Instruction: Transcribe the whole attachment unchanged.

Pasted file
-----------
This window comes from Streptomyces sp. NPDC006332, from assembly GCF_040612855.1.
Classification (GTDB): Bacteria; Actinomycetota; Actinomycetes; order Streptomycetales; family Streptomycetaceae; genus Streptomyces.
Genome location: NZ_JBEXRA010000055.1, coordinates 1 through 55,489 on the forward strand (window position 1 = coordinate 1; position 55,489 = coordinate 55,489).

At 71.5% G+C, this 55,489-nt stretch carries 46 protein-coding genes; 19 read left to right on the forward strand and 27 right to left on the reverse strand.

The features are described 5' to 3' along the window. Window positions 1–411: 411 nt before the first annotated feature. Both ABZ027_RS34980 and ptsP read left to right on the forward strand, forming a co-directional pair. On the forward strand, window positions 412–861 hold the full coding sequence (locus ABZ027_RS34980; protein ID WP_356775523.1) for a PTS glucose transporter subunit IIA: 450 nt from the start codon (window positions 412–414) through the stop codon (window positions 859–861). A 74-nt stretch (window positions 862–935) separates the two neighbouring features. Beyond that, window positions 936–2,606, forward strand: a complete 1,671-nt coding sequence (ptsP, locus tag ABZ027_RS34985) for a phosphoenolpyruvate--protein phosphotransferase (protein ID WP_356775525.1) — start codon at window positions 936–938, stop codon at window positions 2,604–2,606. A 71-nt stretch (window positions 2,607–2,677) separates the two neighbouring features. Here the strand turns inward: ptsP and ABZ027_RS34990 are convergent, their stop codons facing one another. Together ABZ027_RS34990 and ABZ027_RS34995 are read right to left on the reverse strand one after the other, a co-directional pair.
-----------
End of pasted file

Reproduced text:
This window comes from Streptomyces sp. NPDC006332, from assembly GCF_040612855.1.
Classification (GTDB): Bacteria; Actinomycetota; Actinomycetes; order Streptomycetales; family Streptomycetaceae; genus Streptomyces.
Genome location: NZ_JBEXRA010000055.1, coordinates 1 through 55,489 on the forward strand (window position 1 = coordinate 1; position 55,489 = coordinate 55,489).

At 71.5% G+C, this 55,489-nt stretch carries 46 protein-coding genes; 19 read left to right on the forward strand and 27 right to left on the reverse strand.

The features are described 5' to 3' along the window. Window positions 1–411: 411 nt before the first annotated feature. Both ABZ027_RS34980 and ptsP read left to right on the forward strand, forming a co-directional pair. On the forward strand, window positions 412–861 hold the full coding sequence (locus ABZ027_RS34980; protein ID WP_356775523.1) for a PTS glucose transporter subunit IIA: 450 nt from the start codon (window positions 412–414) through the stop codon (window positions 859–861). A 74-nt stretch (window positions 862–935) separates the two neighbouring features. Beyond that, window positions 936–2,606, forward strand: a complete 1,671-nt coding sequence (ptsP, locus tag ABZ027_RS34985) for a phosphoenolpyruvate--protein phosphotransferase (protein ID WP_356775525.1) — start codon at window positions 936–938, stop codon at window positions 2,604–2,606. A 71-nt stretch (window positions 2,607–2,677) separates the two neighbouring features. Here the strand turns inward: ptsP and ABZ027_RS34990 are convergent, their stop codons facing one another. Together ABZ027_RS34990 and ABZ027_RS34995 are read right to left on the reverse strand one after the other, a co-directional pair.